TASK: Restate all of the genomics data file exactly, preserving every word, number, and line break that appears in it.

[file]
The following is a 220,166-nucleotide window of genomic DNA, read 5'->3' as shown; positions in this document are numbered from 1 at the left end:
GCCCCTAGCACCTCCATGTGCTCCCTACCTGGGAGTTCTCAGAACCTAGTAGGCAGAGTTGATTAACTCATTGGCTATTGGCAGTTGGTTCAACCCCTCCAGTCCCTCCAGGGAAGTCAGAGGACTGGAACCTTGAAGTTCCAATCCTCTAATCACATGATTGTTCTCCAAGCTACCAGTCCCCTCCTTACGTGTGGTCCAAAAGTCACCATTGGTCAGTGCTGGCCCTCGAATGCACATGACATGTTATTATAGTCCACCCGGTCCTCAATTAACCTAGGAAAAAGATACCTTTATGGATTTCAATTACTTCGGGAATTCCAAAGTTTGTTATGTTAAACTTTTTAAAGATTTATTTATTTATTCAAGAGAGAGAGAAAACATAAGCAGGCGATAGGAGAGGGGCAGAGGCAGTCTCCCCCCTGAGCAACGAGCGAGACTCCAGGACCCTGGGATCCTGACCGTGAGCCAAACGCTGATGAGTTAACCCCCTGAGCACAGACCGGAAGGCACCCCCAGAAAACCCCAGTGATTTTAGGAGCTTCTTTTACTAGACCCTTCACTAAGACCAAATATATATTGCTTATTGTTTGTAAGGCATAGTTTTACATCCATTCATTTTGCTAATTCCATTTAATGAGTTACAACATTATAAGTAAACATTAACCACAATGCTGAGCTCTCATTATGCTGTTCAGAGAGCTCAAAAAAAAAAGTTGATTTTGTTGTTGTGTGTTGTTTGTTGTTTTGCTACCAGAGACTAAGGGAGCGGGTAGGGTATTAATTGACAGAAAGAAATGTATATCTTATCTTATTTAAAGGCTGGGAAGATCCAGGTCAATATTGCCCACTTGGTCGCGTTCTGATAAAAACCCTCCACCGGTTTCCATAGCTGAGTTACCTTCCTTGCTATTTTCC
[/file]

The following is a 220,166-nucleotide window of genomic DNA, read 5'->3' as shown; positions in this document are numbered from 1 at the left end:
GCCCCTAGCACCTCCATGTGCTCCCTACCTGGGAGTTCTCAGAACCTAGTAGGCAGAGTTGATTAACTCATTGGCTATTGGCAGTTGGTTCAACCCCTCCAGTCCCTCCAGGGAAGTCAGAGGACTGGAACCTTGAAGTTCCAATCCTCTAATCACATGATTGTTCTCCAAGCTACCAGTCCCCTCCTTACGTGTGGTCCAAAAGTCACCATTGGTCAGTGCTGGCCCTCGAATGCACATGACATGTTATTATAGTCCACCCGGTCCTCAATTAACCTAGGAAAAAGATACCTTTATGGATTTCAATTACTTCGGGAATTCCAAAGTTTGTTATGTTAAACTTTTTAAAGATTTATTTATTTATTCAAGAGAGAGAGAAAACATAAGCAGGCGATAGGAGAGGGGCAGAGGCAGTCTCCCCCCTGAGCAACGAGCGAGACTCCAGGACCCTGGGATCCTGACCGTGAGCCAAACGCTGATGAGTTAACCCCCTGAGCACAGACCGGAAGGCACCCCCAGAAAACCCCAGTGATTTTAGGAGCTTCTTTTACTAGACCCTTCACTAAGACCAAATATATATTGCTTATTGTTTGTAAGGCATAGTTTTACATCCATTCATTTTGCTAATTCCATTTAATGAGTTACAACATTATAAGTAAACATTAACCACAATGCTGAGCTCTCATTATGCTGTTCAGAGAGCTCAAAAAAAAAAGTTGATTTTGTTGTTGTGTGTTGTTTGTTGTTTTGCTACCAGAGACTAAGGGAGCGGGTAGGGTATTAATTGACAGAAAGAAATGTATATCTTATCTTATTTAAAGGCTGGGAAGATCCAGGTCAATATTGCCCACTTGGTCGCGTTCTGATAAAAACCCTCCACCGGTTTCCATAGCTGAGTTACCTTCCTTGCTATTTTCC